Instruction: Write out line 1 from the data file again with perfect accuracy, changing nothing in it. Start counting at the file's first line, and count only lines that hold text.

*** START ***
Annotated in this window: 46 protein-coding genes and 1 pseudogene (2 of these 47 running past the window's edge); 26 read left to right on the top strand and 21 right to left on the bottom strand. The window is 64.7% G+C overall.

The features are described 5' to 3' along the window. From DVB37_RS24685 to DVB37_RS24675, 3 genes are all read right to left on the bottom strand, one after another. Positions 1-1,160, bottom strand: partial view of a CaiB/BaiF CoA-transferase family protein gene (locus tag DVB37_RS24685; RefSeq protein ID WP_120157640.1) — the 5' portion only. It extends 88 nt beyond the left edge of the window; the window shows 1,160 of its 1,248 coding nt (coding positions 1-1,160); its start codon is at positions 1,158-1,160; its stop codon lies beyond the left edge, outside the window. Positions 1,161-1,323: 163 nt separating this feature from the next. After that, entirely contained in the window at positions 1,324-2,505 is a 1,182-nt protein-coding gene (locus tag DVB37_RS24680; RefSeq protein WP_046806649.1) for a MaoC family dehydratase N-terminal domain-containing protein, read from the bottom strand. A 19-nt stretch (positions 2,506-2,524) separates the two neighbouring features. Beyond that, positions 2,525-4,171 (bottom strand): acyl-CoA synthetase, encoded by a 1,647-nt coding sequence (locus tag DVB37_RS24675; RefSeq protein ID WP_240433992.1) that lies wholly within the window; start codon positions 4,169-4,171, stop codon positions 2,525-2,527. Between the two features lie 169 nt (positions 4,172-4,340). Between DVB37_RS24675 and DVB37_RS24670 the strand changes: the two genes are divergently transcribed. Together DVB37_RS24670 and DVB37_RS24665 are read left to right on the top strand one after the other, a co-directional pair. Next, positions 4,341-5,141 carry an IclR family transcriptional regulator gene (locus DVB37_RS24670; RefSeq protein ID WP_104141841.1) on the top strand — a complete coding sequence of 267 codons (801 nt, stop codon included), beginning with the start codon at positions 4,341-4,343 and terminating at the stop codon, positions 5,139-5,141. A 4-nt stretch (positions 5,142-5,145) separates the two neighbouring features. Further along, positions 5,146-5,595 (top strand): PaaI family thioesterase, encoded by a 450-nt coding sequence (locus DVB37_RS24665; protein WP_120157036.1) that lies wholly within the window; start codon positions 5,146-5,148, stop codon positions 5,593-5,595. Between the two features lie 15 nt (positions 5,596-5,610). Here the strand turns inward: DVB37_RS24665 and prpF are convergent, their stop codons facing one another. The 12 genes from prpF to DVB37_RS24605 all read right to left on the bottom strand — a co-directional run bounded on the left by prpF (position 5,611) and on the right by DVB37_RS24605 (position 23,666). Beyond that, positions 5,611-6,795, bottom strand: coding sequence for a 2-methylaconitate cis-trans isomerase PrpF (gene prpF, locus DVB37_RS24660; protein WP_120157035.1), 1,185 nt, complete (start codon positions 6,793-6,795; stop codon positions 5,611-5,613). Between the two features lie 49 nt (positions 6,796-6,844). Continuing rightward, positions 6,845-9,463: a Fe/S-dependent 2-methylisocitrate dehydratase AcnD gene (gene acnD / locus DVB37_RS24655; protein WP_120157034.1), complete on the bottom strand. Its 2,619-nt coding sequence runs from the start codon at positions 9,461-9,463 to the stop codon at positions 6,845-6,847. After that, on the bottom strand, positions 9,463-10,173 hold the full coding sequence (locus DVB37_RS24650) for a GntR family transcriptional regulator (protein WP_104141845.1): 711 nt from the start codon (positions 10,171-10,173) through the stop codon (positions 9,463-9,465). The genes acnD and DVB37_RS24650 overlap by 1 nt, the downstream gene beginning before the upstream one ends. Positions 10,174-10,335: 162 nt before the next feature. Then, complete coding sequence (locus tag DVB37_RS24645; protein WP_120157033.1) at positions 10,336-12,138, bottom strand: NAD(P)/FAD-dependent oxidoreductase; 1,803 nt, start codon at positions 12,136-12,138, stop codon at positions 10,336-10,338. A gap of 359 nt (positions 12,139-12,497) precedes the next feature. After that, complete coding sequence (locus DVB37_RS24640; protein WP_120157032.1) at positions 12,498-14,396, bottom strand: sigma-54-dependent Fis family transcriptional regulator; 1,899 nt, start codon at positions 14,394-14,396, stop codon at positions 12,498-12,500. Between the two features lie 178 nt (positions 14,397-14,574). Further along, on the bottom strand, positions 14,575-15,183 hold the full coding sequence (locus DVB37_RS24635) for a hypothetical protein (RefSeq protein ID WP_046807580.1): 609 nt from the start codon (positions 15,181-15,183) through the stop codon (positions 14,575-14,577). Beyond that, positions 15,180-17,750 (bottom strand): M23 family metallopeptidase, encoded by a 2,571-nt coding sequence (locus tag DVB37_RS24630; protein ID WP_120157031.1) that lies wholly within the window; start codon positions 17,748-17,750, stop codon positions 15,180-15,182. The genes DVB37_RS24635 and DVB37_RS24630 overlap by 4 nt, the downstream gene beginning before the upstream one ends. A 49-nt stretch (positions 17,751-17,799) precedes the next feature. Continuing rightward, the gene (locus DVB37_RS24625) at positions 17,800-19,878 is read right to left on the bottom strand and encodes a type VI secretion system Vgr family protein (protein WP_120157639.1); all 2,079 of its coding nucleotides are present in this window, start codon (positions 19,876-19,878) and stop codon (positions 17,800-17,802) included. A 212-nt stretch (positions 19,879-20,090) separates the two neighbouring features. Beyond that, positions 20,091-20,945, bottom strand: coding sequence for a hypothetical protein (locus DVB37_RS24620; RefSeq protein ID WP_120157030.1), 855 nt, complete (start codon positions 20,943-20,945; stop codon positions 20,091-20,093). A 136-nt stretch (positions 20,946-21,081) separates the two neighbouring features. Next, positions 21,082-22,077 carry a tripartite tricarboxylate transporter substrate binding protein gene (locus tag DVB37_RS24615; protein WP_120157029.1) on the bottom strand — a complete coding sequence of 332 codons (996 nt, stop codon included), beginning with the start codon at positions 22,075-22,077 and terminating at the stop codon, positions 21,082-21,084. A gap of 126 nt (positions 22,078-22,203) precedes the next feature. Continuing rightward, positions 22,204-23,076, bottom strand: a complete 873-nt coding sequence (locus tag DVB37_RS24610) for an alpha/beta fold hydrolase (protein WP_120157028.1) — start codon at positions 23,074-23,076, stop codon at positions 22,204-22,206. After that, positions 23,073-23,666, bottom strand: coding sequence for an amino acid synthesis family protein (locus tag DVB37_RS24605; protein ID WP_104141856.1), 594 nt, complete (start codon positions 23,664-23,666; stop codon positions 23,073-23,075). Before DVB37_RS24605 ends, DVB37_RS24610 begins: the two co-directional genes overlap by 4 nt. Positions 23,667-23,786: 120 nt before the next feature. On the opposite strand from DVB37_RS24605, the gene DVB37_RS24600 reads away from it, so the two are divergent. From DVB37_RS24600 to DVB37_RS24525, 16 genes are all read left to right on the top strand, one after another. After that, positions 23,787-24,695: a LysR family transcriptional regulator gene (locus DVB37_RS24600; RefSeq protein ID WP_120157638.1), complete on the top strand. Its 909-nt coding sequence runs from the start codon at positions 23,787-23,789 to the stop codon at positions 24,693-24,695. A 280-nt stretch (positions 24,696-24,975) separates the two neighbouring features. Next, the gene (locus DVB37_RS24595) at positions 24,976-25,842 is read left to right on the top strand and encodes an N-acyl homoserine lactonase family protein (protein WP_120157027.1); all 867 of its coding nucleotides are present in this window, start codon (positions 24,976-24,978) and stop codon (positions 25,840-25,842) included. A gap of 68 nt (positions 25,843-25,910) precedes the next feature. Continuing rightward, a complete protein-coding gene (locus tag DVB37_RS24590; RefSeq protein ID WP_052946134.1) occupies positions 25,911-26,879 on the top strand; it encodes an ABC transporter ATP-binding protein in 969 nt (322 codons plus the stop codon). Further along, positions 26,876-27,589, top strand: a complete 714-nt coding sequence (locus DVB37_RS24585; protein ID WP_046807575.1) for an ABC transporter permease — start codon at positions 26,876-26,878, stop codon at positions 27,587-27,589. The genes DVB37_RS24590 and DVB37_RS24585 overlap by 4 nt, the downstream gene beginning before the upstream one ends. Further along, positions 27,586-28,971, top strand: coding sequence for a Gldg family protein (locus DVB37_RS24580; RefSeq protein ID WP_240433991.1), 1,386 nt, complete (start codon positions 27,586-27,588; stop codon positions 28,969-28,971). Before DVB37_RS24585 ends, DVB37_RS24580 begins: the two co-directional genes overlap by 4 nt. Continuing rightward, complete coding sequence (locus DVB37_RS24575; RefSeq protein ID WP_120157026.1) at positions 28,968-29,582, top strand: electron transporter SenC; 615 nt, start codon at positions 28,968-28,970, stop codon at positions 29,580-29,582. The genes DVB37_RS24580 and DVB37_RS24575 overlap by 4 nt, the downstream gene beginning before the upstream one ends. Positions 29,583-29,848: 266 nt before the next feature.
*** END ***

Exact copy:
Annotated in this window: 46 protein-coding genes and 1 pseudogene (2 of these 47 running past the window's edge); 26 read left to right on the top strand and 21 right to left on the bottom strand. The window is 64.7% G+C overall.